In messages shared with the Herald, a text exchange between another employee and a supervisor at a different Publix store in Central Florida, refused to let a cashier use the gloves that relatives had purchased. “Per corporate, it scares the customers or something,” the text string read.

Publix has publicly said it is enforcing the guidelines of the Centers for Disease Control and Prevention at its stores. When customers asked about increased measures on the company’s Facebook page, Publix replied that enhanced sanitation procedures include sanitation of the shopping carts and that only associates working in prepared foods are “required to wear gloves, but associates who don’t work in these environments should not wear gloves.”

Meanwhile, a woman and her two daughters, all of them Publix employees, filed a complaint late last seek with the Occupational Safety and Health Administration, saying the chain refused to let them face masks while on the job. Svetlana Caro and daughters Angelique and Anastasia work at a store in Sandestin, a resort community in the Florida Panhandle.

Showing up to work ‘voluntarily’

Adding to the fears of job loss, as the state says it is overwhelmed with unemployment claims, some other South Florida employees believe businesses that have not fully closed down operations are needlessly exposing them to the virus. On Tuesday, Gov. Ron DeSantis said Florida residents should avoid gatherings of more than 10 people, following federal efforts last week to advance social distancing measures. But what is a gathering. Anyone who has been to Publix might think that qualities.

One employee for El Dorado Furniture, who also asked to remain anonymous, said there are over 50 people working in one of the chain’s offices in Miami, sitting in cubicles three to four feet apart.

“I have co-workers that are older than 60 that are afraid to work,” the employee said in a text message, adding that many coworkers believe the bulk of their duties can be performed from home and that they are not an essential business.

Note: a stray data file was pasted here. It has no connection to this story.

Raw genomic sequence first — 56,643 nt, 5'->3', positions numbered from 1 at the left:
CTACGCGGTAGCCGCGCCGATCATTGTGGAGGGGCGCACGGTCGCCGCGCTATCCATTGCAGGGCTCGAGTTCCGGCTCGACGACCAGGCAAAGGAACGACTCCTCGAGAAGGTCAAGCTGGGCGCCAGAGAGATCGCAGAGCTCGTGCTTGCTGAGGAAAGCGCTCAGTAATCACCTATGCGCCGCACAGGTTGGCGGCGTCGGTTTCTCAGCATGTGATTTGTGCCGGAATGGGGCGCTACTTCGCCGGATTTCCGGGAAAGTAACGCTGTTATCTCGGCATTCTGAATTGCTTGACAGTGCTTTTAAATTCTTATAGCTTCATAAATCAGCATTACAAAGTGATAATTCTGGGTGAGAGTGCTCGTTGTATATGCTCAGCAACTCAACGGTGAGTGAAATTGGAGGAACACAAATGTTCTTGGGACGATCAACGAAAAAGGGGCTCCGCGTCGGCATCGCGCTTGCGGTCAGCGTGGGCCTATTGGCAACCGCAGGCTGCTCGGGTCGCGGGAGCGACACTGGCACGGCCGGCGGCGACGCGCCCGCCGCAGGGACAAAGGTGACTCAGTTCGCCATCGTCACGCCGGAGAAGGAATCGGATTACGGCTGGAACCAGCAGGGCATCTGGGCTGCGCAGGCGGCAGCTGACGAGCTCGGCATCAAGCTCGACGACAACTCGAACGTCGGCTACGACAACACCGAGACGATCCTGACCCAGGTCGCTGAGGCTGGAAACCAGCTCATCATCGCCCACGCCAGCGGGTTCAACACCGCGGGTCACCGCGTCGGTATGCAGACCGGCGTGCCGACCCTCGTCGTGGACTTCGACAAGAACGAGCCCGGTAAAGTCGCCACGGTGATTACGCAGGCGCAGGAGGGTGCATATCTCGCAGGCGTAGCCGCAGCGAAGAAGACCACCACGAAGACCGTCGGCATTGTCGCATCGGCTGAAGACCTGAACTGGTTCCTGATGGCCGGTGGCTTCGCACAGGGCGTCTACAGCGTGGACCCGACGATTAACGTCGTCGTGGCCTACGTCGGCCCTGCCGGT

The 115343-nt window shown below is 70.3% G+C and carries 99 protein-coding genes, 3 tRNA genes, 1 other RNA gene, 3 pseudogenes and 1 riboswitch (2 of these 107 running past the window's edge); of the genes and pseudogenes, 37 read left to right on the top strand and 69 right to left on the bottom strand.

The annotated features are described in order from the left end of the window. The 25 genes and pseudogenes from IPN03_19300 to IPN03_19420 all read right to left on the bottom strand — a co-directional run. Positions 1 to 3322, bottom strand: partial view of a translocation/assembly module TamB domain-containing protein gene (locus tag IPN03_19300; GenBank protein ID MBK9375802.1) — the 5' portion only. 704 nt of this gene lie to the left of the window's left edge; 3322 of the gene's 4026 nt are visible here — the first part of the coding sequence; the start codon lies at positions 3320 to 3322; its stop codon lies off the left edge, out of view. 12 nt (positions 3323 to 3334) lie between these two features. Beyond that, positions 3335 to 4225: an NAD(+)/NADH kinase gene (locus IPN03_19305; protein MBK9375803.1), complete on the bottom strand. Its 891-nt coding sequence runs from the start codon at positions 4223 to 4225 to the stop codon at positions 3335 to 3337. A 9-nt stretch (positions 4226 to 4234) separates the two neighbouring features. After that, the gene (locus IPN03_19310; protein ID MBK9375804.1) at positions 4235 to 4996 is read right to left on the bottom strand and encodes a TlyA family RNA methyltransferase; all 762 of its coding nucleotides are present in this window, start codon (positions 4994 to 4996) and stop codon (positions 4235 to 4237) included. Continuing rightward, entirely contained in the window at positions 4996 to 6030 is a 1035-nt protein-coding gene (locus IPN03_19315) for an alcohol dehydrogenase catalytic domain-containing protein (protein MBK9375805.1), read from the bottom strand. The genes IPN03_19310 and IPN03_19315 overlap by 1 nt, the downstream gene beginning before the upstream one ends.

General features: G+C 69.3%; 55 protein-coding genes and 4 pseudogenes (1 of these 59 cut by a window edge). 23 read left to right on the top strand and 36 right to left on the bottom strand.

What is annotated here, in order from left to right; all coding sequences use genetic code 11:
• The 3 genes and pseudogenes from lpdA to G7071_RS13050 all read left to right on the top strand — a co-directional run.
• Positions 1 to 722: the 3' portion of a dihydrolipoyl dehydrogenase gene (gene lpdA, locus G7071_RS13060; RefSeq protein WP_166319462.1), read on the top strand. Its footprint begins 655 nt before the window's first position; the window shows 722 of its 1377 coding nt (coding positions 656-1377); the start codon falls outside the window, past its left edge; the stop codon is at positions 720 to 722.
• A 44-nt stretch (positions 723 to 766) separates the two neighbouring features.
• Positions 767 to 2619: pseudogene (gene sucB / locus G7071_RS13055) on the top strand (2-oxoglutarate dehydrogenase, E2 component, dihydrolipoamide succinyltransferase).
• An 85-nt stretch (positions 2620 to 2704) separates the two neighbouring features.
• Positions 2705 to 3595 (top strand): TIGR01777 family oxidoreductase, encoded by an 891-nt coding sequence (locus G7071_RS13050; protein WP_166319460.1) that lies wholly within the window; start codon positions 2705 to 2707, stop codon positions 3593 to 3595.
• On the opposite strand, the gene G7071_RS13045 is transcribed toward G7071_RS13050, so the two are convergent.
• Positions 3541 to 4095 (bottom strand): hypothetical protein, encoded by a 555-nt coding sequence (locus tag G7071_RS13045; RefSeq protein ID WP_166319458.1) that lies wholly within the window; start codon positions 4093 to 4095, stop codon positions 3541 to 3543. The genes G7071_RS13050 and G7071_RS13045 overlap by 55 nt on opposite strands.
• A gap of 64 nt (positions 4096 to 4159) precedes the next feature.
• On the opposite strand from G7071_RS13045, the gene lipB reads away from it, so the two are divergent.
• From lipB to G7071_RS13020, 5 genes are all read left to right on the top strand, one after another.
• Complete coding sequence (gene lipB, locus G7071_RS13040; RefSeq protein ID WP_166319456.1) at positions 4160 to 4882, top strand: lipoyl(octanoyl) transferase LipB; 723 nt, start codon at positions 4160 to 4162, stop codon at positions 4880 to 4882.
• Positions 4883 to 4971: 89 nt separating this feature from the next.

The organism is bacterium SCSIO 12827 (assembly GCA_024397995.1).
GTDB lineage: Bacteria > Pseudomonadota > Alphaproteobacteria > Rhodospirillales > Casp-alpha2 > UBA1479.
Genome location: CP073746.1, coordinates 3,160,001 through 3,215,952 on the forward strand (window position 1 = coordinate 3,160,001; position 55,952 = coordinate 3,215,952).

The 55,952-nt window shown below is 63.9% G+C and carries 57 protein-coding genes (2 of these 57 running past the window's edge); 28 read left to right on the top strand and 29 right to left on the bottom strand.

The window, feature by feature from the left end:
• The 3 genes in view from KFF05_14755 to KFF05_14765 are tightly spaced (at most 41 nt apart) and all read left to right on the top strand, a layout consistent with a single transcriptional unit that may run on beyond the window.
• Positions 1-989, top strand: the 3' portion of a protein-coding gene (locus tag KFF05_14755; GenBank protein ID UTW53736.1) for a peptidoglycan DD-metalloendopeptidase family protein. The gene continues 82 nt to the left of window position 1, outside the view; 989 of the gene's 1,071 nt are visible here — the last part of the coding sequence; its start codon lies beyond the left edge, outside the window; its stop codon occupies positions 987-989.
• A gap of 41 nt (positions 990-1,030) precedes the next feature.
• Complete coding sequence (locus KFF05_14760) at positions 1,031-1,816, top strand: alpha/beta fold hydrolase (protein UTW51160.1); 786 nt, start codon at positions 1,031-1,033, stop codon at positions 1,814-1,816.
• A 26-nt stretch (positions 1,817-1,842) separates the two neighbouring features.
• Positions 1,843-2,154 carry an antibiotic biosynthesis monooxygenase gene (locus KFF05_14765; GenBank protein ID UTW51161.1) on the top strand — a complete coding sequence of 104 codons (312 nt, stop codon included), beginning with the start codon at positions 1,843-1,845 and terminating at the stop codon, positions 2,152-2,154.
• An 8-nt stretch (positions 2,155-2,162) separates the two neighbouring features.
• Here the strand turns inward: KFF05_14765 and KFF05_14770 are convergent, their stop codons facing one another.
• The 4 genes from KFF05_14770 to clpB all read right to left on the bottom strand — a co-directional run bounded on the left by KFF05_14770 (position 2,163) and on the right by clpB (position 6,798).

In a statement, El Dorado said workers who were showing up to work were doing so “voluntarily” and that management has emphasized that no employee who is feeling sick should come to work.

“All El Dorado Furniture employees have been given the option to stay at home and to still receive compensation along with job security,” the statement read. “No employee is being penalized for staying home during this pandemic.”

But in an e-mail communication from El Dorado’s human resources department shared with the Herald, employees at several showrooms, stores and corporate offices were still being asked to show up to work.

Any corporate employee who wished to work from home starting Monday through Friday, March 27, the e-mail said, would be compensated “at 50% of their salary,” according to the memo sent on March 20. The company also said employees who wished to use paid sick time, vacation time or personal time off could use it to “supplement earnings.”

“If at any time any [corporate employee] feels uncomfortable working their assigned hours or schedules in their current work environment they can choose to work less hours and/or less days, without pay, but without penalizing their tenure with the company,” said another page of the memo provided to the Herald.

As online trade surges

As much of the nation has become reliant on buying goods online to avoid large crowds, Amazon announced last week it was planning to hire 100,000 new employees and increasing pay to meet surging demand. The tech giant also announced it would honor sick pay and set aside $25 million to relieve workers that test positive for coronavirus, ranging from $400 to $5,000 per employee.